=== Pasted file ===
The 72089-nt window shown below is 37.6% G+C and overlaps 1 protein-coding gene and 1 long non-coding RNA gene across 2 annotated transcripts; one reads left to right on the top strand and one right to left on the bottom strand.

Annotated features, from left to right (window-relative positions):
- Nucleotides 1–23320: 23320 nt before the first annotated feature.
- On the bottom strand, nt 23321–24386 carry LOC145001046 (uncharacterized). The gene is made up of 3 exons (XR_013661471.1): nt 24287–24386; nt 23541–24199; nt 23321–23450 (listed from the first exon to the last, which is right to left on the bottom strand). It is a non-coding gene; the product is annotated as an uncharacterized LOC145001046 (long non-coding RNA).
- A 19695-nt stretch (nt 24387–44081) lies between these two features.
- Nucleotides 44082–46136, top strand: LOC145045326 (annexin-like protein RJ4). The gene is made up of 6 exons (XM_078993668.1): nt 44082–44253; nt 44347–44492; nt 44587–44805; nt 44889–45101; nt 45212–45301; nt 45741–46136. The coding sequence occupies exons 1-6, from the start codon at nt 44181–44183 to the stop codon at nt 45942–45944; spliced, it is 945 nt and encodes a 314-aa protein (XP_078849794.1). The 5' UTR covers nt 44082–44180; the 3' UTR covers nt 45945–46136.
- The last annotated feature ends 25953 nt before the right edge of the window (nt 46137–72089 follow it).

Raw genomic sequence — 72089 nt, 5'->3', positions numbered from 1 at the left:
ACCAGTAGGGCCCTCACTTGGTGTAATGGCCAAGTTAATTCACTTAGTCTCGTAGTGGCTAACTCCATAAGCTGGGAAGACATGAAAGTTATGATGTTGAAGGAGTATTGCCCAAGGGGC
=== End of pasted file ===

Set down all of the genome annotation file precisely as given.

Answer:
The 72089-nt window shown below is 37.6% G+C and overlaps 1 protein-coding gene and 1 long non-coding RNA gene across 2 annotated transcripts; one reads left to right on the top strand and one right to left on the bottom strand.

Annotated features, from left to right (window-relative positions):
- Nucleotides 1–23320: 23320 nt before the first annotated feature.
- On the bottom strand, nt 23321–24386 carry LOC145001046 (uncharacterized). The gene is made up of 3 exons (XR_013661471.1): nt 24287–24386; nt 23541–24199; nt 23321–23450 (listed from the first exon to the last, which is right to left on the bottom strand). It is a non-coding gene; the product is annotated as an uncharacterized LOC145001046 (long non-coding RNA).
- A 19695-nt stretch (nt 24387–44081) lies between these two features.
- Nucleotides 44082–46136, top strand: LOC145045326 (annexin-like protein RJ4). The gene is made up of 6 exons (XM_078993668.1): nt 44082–44253; nt 44347–44492; nt 44587–44805; nt 44889–45101; nt 45212–45301; nt 45741–46136. The coding sequence occupies exons 1-6, from the start codon at nt 44181–44183 to the stop codon at nt 45942–45944; spliced, it is 945 nt and encodes a 314-aa protein (XP_078849794.1). The 5' UTR covers nt 44082–44180; the 3' UTR covers nt 45945–46136.
- The last annotated feature ends 25953 nt before the right edge of the window (nt 46137–72089 follow it).

Raw genomic sequence — 72089 nt, 5'->3', positions numbered from 1 at the left:
ACCAGTAGGGCCCTCACTTGGTGTAATGGCCAAGTTAATTCACTTAGTCTCGTAGTGGCTAACTCCATAAGCTGGGAAGACATGAAAGTTATGATGTTGAAGGAGTATTGCCCAAGGGGC